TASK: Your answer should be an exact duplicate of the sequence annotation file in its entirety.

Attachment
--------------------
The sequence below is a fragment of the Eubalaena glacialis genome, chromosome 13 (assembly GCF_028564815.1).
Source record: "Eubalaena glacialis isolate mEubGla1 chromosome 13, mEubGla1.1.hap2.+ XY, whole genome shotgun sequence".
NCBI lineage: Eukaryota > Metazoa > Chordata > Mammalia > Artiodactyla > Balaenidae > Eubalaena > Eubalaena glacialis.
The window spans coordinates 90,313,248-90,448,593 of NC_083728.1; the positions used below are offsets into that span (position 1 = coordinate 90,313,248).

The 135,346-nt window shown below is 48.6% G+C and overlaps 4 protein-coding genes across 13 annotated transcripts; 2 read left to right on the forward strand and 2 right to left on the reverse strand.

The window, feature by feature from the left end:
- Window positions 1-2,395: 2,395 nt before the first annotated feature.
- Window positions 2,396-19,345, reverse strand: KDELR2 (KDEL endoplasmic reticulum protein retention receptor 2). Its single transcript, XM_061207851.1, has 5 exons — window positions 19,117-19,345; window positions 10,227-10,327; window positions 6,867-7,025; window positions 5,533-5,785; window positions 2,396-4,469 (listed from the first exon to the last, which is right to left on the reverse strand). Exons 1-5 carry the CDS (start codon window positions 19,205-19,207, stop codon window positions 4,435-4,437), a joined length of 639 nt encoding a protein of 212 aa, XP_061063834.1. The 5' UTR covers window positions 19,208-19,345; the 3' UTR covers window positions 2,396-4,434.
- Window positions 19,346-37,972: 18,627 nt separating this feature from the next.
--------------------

The sequence below is a fragment of the Eubalaena glacialis genome, chromosome 13 (assembly GCF_028564815.1).
Source record: "Eubalaena glacialis isolate mEubGla1 chromosome 13, mEubGla1.1.hap2.+ XY, whole genome shotgun sequence".
NCBI lineage: Eukaryota > Metazoa > Chordata > Mammalia > Artiodactyla > Balaenidae > Eubalaena > Eubalaena glacialis.
The window spans coordinates 90,313,248-90,448,593 of NC_083728.1; the positions used below are offsets into that span (position 1 = coordinate 90,313,248).

The 135,346-nt window shown below is 48.6% G+C and overlaps 4 protein-coding genes across 13 annotated transcripts; 2 read left to right on the forward strand and 2 right to left on the reverse strand.

The window, feature by feature from the left end:
- Window positions 1-2,395: 2,395 nt before the first annotated feature.
- Window positions 2,396-19,345, reverse strand: KDELR2 (KDEL endoplasmic reticulum protein retention receptor 2). Its single transcript, XM_061207851.1, has 5 exons — window positions 19,117-19,345; window positions 10,227-10,327; window positions 6,867-7,025; window positions 5,533-5,785; window positions 2,396-4,469 (listed from the first exon to the last, which is right to left on the reverse strand). Exons 1-5 carry the CDS (start codon window positions 19,205-19,207, stop codon window positions 4,435-4,437), a joined length of 639 nt encoding a protein of 212 aa, XP_061063834.1. The 5' UTR covers window positions 19,208-19,345; the 3' UTR covers window positions 2,396-4,434.
- Window positions 19,346-37,972: 18,627 nt separating this feature from the next.